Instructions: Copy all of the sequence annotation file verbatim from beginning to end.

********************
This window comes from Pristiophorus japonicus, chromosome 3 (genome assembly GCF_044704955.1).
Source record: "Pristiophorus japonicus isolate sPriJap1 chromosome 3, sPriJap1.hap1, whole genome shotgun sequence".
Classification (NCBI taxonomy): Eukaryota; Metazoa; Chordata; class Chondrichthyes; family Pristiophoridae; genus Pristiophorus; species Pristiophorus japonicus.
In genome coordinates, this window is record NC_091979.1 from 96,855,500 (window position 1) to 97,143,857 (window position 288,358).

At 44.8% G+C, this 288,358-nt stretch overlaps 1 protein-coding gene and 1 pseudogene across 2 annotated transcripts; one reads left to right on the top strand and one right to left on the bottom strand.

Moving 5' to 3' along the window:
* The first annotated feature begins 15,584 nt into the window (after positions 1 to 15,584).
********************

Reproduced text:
This window comes from Pristiophorus japonicus, chromosome 3 (genome assembly GCF_044704955.1).
Source record: "Pristiophorus japonicus isolate sPriJap1 chromosome 3, sPriJap1.hap1, whole genome shotgun sequence".
Classification (NCBI taxonomy): Eukaryota; Metazoa; Chordata; class Chondrichthyes; family Pristiophoridae; genus Pristiophorus; species Pristiophorus japonicus.
In genome coordinates, this window is record NC_091979.1 from 96,855,500 (window position 1) to 97,143,857 (window position 288,358).

At 44.8% G+C, this 288,358-nt stretch overlaps 1 protein-coding gene and 1 pseudogene across 2 annotated transcripts; one reads left to right on the top strand and one right to left on the bottom strand.

Moving 5' to 3' along the window:
* The first annotated feature begins 15,584 nt into the window (after positions 1 to 15,584).